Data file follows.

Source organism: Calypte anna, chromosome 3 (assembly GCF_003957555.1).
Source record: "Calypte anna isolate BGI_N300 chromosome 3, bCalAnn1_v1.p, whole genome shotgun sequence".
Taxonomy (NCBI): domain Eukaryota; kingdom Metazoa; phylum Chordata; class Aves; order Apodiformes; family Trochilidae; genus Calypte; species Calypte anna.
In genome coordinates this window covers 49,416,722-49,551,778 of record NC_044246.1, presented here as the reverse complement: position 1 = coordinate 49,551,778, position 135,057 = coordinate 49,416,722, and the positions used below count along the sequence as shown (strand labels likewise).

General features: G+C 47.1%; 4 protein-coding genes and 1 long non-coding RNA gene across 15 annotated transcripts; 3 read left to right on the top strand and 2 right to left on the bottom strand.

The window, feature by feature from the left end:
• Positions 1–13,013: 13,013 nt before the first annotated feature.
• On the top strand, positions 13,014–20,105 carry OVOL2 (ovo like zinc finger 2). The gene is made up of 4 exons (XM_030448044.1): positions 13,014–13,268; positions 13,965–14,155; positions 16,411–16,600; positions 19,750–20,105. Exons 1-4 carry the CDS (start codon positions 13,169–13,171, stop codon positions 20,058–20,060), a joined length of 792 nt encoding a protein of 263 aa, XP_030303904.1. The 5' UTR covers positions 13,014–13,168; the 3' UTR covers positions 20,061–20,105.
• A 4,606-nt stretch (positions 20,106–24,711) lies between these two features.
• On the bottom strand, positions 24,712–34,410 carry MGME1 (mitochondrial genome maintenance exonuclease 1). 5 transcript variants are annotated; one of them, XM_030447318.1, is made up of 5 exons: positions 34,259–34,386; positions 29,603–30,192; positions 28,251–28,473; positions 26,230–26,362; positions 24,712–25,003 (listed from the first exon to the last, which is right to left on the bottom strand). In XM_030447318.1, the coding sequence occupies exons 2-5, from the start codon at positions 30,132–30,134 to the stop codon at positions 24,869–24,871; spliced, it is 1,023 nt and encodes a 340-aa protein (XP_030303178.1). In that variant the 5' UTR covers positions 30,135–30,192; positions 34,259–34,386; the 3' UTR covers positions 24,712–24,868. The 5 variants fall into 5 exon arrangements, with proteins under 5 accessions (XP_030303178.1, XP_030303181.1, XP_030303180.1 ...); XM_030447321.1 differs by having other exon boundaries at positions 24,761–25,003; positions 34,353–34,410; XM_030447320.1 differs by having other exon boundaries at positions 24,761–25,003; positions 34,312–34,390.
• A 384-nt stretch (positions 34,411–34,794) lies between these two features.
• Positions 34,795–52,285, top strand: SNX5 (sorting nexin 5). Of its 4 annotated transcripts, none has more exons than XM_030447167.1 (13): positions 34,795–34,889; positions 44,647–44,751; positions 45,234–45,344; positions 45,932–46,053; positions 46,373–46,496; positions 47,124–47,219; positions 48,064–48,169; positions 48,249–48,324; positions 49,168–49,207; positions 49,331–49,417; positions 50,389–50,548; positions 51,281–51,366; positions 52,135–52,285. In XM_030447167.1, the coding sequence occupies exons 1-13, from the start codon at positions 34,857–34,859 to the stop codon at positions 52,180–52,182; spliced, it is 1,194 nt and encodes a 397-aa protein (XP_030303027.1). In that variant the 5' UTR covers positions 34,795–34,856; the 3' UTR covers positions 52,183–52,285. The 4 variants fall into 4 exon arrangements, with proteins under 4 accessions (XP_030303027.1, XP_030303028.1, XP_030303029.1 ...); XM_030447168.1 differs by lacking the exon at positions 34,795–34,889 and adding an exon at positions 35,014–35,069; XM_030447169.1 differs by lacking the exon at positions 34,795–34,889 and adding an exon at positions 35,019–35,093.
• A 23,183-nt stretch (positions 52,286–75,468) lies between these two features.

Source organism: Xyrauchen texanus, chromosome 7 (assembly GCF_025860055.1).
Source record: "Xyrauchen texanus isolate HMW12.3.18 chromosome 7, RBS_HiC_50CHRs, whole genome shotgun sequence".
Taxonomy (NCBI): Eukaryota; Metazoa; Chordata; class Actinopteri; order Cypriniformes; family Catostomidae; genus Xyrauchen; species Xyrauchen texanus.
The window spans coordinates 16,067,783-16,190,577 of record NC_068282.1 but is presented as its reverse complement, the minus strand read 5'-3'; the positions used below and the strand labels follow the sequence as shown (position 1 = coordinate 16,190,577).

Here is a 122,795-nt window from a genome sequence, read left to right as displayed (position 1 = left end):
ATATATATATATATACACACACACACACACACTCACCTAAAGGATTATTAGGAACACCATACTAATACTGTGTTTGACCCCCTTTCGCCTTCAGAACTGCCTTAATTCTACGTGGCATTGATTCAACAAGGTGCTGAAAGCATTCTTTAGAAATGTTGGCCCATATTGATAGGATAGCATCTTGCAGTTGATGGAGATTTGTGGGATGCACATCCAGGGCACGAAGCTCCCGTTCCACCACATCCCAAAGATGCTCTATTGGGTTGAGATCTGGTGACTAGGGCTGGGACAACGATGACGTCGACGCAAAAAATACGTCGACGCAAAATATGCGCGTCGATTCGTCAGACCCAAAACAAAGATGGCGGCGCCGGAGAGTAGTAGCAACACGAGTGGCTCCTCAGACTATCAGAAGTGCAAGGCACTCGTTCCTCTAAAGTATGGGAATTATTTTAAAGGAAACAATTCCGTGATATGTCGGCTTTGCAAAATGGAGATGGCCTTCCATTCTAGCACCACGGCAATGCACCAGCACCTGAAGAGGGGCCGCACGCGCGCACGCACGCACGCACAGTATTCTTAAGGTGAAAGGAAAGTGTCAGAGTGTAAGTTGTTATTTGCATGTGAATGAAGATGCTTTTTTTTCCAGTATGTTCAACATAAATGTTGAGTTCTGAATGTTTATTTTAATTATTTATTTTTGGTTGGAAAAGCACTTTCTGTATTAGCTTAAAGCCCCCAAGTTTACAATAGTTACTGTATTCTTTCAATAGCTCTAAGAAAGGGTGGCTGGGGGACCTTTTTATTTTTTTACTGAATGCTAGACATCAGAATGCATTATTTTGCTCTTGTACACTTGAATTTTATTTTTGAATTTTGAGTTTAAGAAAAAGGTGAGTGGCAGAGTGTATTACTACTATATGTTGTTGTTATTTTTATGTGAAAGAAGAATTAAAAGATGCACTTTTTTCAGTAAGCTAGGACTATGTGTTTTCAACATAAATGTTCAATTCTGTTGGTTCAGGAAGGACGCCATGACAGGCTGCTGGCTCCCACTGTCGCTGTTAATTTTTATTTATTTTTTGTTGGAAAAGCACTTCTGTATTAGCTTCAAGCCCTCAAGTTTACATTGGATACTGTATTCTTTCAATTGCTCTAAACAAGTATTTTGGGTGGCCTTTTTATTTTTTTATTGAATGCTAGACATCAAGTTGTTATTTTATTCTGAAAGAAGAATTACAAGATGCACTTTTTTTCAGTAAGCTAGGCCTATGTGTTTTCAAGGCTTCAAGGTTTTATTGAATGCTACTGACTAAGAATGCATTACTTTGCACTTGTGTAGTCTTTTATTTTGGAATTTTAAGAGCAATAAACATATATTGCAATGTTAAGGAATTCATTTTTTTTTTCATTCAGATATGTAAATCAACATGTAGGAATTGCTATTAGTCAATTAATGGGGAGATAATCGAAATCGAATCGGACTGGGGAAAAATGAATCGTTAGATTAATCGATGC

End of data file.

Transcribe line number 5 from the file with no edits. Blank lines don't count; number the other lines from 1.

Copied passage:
General features: G+C 47.1%; 4 protein-coding genes and 1 long non-coding RNA gene across 15 annotated transcripts; 3 read left to right on the top strand and 2 right to left on the bottom strand.